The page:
U.S. shale production continued to tick upwards in February despite months of price volatility and falling rig counts, a new report by Platts said.
Oil production from shale plays in North Dakota and Texas rose by 19,000 barrels per day, or about 1 percent, according to a report released Wednesday by Bentek Energy, an analytics and forecasting unit of Platts.
Total U.S. crude production grew by 1.5 million barrels per day from February 2014 to February 2015.
Crude production at the Eagle Ford shale play in Texas averaged 1.6 million barrels per day in February, up 31 percent from the same period last year.
Production at the North Dakota section of the Bakken shale formation in the Williston Basin averaged 1.2 million bpd in February, a 276,000 bpd jump over the previous year.
“While rig count numbers in both basins have been deteriorating steadily since November 2014, production has not followed suit and remains relatively flat,” Bentek Energy manager of energy analysis Catherine Bernardo said.
Last week the U.S. rig count fell for the fourteenth straight week.
The number of U.S. oil rigs dropped to 866 during the week ending on March 13, a 56 rig loss from the previous week and 684 rig drop from the same period last year, according to Houston-based Baker Hughes.
Despite falling rig counts production continues to grow as well drilling and completion becomes more efficient.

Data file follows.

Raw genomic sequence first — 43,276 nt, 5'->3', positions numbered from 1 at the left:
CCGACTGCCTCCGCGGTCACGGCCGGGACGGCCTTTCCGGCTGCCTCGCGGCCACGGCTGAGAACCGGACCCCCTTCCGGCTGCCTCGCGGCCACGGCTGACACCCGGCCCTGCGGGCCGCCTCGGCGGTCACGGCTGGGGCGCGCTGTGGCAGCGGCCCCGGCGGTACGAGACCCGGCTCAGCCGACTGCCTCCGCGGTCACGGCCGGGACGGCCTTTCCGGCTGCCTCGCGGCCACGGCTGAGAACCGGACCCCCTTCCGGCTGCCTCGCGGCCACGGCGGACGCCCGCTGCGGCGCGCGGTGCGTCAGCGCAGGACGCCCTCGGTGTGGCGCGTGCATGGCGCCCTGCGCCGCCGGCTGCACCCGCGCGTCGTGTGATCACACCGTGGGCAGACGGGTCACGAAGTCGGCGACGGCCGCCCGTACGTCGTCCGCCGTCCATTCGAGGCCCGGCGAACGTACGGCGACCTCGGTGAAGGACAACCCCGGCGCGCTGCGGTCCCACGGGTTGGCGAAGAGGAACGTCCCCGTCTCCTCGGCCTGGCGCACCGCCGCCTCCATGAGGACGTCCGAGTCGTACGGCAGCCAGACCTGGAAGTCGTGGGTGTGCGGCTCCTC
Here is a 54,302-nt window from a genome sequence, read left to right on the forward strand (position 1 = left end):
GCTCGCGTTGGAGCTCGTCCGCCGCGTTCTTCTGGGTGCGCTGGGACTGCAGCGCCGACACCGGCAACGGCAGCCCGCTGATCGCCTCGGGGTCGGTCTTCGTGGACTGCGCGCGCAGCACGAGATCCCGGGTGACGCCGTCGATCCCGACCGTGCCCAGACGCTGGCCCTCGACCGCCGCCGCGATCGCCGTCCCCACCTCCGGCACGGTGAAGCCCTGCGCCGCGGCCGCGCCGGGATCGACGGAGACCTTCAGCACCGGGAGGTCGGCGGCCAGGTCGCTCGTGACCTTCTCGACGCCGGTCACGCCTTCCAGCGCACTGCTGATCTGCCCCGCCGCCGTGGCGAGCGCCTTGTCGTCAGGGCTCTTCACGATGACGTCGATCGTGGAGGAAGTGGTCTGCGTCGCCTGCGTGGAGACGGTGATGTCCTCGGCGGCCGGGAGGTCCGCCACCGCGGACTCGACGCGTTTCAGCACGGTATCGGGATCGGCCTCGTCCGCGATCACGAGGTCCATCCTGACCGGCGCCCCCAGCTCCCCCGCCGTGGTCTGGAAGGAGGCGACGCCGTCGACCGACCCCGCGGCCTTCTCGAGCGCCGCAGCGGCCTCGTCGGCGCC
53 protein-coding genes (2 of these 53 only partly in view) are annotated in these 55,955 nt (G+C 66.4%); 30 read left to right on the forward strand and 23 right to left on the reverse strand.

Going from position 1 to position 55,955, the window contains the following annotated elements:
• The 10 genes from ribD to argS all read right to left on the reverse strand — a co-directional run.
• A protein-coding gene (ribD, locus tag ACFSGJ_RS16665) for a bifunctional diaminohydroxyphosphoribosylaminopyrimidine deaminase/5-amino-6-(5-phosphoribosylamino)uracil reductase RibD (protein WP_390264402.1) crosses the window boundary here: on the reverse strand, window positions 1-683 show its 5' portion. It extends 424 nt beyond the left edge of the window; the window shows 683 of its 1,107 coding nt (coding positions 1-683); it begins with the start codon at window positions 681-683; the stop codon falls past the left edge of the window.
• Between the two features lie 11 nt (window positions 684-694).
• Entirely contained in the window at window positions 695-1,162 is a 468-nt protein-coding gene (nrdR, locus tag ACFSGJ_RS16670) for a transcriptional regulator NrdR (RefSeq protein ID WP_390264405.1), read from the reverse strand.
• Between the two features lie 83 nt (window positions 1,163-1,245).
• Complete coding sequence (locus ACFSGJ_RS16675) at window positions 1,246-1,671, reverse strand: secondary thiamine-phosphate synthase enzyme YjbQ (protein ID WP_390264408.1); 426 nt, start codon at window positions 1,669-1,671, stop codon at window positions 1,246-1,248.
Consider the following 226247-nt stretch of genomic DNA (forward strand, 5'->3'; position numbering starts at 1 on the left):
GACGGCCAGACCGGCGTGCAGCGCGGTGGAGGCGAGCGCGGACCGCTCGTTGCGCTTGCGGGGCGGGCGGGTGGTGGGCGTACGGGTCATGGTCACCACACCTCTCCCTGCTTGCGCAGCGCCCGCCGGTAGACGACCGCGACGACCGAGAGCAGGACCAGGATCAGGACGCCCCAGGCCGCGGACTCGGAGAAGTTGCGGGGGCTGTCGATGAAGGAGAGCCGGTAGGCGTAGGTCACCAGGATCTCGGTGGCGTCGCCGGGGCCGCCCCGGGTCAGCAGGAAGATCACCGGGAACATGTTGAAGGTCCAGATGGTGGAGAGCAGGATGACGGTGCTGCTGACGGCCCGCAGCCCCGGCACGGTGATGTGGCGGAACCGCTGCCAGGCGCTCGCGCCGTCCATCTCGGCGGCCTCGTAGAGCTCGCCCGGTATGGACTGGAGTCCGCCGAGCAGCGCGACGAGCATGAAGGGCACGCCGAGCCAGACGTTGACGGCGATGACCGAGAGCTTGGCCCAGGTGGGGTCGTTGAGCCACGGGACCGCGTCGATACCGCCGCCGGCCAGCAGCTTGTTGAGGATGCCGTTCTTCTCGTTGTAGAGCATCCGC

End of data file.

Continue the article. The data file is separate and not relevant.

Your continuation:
“Producers are countering the decline in rig count with a drive for efficiency gains in drilling and completion techniques and an increased focus on their more productive acreage,” Bernardo said.
Platts also found that producers in Eagle Ford and Bakken are still seeing about a 20 percent economic return in those plays despite falling oil prices, a sufficient enough return to hold production at current levels.
“Producers in the Eagle Ford and Bakken are still incentivized to maintain their production levels thanks to sufficient economic returns in those plays, which currently average around 20 percent.
Crude produced from the Eagle Ford play has ranged between $46.22 per barrel and $57.76 per barrel since the start of 2015, with an average price of $57.76 per barrel.
The price of Bakken crude has fallen 11 percent since January 1, with an average price of $46.86 per barrel.
“Prices of Bakken shale oil have been on a downward trajectory since mid-February, while prices of Eagle Ford shale oil have fluctuated,” associate editor of Americas crude oil Jacqueline Puig Platts said.